— Rachelle Friedman, Licensed Clinical Social Worker

Eye Movement Desensitization Reprocessing or "EMDR" is extremely helpful Research has shown EMDR therapy to be effective in treating PTSD, depression, anxiety, addiction and more. EMDR helps you process through debilitating thoughts and beliefs you've struggled with as a result of past experiences. EMDR helps get "stuck" memories "unstuck" so that you can move on with your life and stop living in the past.

— Julie Holburn, Counselor in Boulder, CO
 

EMDRIA Approved Consultant EMDR Certified Therapist DBR Deep Brain Reorienting Therapist I am a member in good standing of ISST-D (The International Society for the Study of Trauma & Dissociation). I am trained in Dr. Frank Corrigan's Deep Brain Reorienting Therapy, & am a Sensorimotor Psychotherapist, an Ego State Therapist and Level 2 trained in Clinical Hypnosis. I work with experiencers of PTSD, Complex PTSD & the Dissociative Disorders.

— Cheri Yadon, Licensed Mental Health Counselor in Poulsbo, WA

I completed 40 hours of EMDR training through the EMDR Institute, Inc. and 10 hours of consultation hours with two certified EMDR consultants. I have been using EMDR in sessions since 2021.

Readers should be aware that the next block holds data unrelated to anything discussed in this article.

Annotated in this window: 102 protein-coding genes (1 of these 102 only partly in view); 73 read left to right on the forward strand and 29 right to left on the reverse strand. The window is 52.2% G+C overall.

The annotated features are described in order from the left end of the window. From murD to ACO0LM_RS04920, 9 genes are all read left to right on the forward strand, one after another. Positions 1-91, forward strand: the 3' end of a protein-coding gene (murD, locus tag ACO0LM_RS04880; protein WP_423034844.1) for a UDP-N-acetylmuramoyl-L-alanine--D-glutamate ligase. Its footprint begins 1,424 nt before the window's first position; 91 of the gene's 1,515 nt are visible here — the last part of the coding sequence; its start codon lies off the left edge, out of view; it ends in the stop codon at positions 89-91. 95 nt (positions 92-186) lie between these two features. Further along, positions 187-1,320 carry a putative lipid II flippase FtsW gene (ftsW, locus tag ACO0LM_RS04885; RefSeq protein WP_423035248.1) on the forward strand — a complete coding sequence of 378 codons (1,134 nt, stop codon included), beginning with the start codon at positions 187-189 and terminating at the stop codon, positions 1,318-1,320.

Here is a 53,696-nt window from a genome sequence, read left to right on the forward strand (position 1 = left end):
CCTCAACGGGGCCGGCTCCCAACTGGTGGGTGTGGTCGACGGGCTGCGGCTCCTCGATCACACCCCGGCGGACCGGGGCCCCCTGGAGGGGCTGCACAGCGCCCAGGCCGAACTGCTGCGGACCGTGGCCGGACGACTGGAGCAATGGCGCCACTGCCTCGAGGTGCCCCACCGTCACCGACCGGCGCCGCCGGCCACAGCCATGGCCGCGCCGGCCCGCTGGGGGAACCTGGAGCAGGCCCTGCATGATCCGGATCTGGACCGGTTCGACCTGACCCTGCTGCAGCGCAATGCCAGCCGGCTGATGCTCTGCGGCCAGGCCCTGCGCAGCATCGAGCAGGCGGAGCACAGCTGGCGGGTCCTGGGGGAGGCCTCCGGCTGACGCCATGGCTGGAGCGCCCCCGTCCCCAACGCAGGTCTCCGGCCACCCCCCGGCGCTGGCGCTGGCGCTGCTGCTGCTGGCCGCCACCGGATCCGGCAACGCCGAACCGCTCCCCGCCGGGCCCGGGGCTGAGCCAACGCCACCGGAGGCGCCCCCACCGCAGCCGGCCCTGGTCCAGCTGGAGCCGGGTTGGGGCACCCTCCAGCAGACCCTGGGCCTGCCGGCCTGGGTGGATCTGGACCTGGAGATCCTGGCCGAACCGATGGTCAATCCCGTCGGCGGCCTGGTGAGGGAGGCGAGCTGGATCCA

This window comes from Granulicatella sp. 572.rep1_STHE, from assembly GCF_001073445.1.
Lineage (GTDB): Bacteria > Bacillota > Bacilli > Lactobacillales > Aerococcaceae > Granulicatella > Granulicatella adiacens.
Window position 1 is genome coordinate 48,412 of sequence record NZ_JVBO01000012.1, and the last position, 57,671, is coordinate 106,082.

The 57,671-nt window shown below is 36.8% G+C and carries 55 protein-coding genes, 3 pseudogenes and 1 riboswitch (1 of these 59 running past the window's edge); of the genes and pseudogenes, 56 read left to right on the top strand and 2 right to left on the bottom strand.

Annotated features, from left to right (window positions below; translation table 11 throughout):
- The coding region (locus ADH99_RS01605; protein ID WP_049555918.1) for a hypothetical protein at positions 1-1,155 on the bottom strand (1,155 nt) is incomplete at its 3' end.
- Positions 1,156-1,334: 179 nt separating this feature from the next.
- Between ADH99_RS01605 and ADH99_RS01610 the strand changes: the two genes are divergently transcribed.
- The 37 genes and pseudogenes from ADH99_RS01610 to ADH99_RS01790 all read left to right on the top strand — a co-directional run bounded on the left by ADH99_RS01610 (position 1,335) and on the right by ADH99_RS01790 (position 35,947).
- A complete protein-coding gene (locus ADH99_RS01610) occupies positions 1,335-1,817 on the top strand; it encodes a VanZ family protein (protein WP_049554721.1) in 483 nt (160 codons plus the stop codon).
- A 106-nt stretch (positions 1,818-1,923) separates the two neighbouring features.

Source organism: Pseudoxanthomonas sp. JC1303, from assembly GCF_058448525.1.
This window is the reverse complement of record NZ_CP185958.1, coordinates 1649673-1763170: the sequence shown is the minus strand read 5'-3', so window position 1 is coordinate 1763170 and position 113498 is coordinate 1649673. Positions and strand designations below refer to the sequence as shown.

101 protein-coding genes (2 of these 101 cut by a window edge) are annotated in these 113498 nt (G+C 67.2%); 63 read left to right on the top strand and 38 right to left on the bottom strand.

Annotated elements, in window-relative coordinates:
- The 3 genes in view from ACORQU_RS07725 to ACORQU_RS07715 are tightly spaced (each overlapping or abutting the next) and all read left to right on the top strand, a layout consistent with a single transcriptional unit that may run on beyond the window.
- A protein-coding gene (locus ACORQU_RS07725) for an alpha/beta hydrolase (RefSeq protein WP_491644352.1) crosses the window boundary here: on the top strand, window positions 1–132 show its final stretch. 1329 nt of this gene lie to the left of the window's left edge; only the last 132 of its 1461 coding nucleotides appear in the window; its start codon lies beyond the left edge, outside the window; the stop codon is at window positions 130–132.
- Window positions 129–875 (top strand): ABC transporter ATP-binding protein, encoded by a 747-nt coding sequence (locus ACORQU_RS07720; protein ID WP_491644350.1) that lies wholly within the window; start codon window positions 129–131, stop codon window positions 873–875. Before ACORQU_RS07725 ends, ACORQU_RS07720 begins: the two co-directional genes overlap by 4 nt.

— Courtney Banschbach, Licensed Clinical Social Worker
 

I have completed EMDR training through the EMDR International Association in order to be able to provide this life changing treatment to my clients who are having difficulty moving on from negative past experiences. EMDR is best known as a treatment for trauma, and can be used to treat symptoms of PTSD, but it can also significantly reduce symptoms of anxiety and depression and can help people begin to see themselves more positively.

— Ginny Kington, Psychologist in Duluth, GA

Eye movement desensitization and reprocessing (EMDR) refers to an interactive psychotherapy technique used to relieve psychological stress. According to the theory behind the approach, traumatic and painful memories can cause post-traumatic stress when you don't process them completely. EMDR utilizes the natural healing ability of your body.

— Terri Beard, Licensed Professional Counselor in , TX